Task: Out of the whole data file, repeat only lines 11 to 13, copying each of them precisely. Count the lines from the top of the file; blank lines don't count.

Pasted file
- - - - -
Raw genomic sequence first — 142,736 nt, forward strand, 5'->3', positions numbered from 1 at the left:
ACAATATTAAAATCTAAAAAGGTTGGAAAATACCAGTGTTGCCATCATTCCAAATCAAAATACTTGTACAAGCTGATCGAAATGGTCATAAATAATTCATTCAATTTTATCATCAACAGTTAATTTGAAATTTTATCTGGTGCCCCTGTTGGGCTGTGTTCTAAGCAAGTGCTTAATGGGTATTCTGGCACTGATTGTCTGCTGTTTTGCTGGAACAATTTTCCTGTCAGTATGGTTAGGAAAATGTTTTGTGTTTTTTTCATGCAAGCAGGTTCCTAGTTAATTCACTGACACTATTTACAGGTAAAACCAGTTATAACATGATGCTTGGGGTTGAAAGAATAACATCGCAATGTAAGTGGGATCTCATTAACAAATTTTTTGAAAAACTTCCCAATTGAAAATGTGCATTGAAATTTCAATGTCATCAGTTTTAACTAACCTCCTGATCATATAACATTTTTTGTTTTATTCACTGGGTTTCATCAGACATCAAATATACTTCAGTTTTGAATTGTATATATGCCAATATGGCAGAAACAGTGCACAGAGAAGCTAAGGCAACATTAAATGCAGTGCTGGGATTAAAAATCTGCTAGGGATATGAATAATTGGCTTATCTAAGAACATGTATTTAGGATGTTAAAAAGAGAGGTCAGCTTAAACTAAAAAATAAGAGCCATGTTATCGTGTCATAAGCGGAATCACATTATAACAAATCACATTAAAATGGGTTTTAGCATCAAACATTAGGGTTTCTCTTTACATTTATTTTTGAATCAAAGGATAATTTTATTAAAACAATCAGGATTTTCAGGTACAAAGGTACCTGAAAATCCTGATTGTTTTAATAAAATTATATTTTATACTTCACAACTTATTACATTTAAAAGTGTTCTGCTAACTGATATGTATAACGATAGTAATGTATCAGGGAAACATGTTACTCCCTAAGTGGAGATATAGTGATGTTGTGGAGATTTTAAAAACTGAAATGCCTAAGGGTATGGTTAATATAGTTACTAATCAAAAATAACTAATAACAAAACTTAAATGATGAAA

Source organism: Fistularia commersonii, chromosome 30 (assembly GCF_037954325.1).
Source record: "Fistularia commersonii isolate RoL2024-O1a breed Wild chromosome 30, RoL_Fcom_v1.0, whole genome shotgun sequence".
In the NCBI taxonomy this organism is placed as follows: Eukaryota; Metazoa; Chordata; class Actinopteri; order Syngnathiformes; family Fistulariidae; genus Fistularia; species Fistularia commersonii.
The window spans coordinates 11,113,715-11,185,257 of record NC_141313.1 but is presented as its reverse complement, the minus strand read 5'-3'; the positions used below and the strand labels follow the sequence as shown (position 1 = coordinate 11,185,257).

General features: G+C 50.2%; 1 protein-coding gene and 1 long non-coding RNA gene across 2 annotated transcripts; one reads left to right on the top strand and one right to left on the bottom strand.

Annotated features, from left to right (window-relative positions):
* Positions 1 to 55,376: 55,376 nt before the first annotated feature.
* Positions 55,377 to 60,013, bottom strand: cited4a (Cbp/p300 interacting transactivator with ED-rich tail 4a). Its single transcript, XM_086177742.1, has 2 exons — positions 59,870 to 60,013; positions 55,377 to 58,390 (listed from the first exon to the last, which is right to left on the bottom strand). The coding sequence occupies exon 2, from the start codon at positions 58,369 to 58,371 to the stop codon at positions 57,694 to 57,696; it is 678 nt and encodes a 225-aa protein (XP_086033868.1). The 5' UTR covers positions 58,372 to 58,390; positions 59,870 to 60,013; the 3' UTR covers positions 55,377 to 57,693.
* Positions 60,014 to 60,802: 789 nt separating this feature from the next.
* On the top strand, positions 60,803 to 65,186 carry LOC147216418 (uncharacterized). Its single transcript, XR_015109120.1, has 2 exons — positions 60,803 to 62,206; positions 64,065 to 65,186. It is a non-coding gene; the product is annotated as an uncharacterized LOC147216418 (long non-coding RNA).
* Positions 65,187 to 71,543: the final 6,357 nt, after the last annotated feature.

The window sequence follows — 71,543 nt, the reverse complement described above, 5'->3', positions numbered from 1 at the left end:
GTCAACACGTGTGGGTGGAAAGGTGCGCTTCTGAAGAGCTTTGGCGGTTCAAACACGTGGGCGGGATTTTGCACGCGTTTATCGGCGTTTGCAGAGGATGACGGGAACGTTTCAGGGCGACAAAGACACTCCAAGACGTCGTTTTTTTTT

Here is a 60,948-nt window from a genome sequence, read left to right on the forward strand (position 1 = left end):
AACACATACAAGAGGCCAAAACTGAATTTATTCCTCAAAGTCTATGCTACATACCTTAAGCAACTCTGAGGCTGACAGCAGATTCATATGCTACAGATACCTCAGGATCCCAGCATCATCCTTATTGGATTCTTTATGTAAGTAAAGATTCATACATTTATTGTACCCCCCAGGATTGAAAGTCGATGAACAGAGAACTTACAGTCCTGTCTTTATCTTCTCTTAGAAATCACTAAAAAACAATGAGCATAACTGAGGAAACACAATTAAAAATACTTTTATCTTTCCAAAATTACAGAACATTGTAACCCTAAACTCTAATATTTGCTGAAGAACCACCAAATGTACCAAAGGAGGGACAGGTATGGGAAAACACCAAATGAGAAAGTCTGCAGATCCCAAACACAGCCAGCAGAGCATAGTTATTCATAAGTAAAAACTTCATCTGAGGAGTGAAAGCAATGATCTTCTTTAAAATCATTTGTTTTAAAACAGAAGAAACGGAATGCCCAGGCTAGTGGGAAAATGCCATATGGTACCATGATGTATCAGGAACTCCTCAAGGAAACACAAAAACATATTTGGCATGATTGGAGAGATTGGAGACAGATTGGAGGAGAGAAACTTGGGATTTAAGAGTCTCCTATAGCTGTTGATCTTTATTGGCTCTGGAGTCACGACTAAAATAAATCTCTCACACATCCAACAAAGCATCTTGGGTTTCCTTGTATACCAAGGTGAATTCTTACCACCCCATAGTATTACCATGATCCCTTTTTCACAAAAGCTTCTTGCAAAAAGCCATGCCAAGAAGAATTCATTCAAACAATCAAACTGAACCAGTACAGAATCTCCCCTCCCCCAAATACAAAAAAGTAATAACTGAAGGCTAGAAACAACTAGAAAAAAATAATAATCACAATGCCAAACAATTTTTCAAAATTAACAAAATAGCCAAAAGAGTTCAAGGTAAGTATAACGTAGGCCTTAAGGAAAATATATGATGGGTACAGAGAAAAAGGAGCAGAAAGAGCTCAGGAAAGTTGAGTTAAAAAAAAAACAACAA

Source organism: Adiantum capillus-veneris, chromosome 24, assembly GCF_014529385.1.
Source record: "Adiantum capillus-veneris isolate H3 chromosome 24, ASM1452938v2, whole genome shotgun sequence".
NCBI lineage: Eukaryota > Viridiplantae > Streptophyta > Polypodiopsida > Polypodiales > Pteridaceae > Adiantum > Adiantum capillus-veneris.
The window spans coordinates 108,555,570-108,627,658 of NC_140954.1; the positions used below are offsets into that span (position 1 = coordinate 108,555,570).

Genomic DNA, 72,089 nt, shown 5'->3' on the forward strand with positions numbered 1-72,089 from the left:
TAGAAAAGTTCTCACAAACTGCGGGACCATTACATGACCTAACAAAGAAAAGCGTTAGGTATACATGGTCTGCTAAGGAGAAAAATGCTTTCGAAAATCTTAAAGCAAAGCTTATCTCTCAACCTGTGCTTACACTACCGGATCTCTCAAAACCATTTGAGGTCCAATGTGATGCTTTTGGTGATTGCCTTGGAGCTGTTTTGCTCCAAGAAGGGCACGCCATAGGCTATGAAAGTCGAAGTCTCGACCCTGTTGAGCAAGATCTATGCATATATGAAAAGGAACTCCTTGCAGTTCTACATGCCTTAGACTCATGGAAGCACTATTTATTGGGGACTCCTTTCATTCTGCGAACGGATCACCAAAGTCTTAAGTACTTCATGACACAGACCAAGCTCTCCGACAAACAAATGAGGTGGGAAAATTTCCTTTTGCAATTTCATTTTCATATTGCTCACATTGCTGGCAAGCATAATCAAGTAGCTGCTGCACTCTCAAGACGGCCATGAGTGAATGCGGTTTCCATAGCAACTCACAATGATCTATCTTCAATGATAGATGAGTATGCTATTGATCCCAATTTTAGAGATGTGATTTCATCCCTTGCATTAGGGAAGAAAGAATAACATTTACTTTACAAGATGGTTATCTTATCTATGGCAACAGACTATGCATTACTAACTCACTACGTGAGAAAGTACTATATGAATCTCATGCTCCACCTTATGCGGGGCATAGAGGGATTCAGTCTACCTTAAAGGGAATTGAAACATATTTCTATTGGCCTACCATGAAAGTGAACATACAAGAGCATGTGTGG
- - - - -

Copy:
* Positions 60,014 to 60,802: 789 nt separating this feature from the next.
* On the top strand, positions 60,803 to 65,186 carry LOC147216418 (uncharacterized). Its single transcript, XR_015109120.1, has 2 exons — positions 60,803 to 62,206; positions 64,065 to 65,186. It is a non-coding gene; the product is annotated as an uncharacterized LOC147216418 (long non-coding RNA).
* Positions 65,187 to 71,543: the final 6,357 nt, after the last annotated feature.